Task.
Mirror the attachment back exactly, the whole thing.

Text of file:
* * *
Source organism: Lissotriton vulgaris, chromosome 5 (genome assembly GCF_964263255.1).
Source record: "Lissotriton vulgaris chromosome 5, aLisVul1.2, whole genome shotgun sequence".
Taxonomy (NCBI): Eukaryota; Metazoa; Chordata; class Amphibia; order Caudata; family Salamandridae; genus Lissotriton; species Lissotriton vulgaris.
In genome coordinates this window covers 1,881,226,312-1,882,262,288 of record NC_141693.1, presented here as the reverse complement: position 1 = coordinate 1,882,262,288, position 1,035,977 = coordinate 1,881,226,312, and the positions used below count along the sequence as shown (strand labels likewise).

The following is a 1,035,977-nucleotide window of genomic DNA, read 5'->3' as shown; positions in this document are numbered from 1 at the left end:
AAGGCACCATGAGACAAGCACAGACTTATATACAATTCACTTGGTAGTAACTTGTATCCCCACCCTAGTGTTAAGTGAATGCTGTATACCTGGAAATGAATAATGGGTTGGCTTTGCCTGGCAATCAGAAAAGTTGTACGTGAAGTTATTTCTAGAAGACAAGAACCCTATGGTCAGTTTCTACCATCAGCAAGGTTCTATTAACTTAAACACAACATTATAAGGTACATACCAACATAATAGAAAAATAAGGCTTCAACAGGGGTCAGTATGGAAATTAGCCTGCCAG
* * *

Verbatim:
Source organism: Lissotriton vulgaris, chromosome 5 (genome assembly GCF_964263255.1).
Source record: "Lissotriton vulgaris chromosome 5, aLisVul1.2, whole genome shotgun sequence".
Taxonomy (NCBI): Eukaryota; Metazoa; Chordata; class Amphibia; order Caudata; family Salamandridae; genus Lissotriton; species Lissotriton vulgaris.
In genome coordinates this window covers 1,881,226,312-1,882,262,288 of record NC_141693.1, presented here as the reverse complement: position 1 = coordinate 1,882,262,288, position 1,035,977 = coordinate 1,881,226,312, and the positions used below count along the sequence as shown (strand labels likewise).

The following is a 1,035,977-nucleotide window of genomic DNA, read 5'->3' as shown; positions in this document are numbered from 1 at the left end:
AAGGCACCATGAGACAAGCACAGACTTATATACAATTCACTTGGTAGTAACTTGTATCCCCACCCTAGTGTTAAGTGAATGCTGTATACCTGGAAATGAATAATGGGTTGGCTTTGCCTGGCAATCAGAAAAGTTGTACGTGAAGTTATTTCTAGAAGACAAGAACCCTATGGTCAGTTTCTACCATCAGCAAGGTTCTATTAACTTAAACACAACATTATAAGGTACATACCAACATAATAGAAAAATAAGGCTTCAACAGGGGTCAGTATGGAAATTAGCCTGCCAG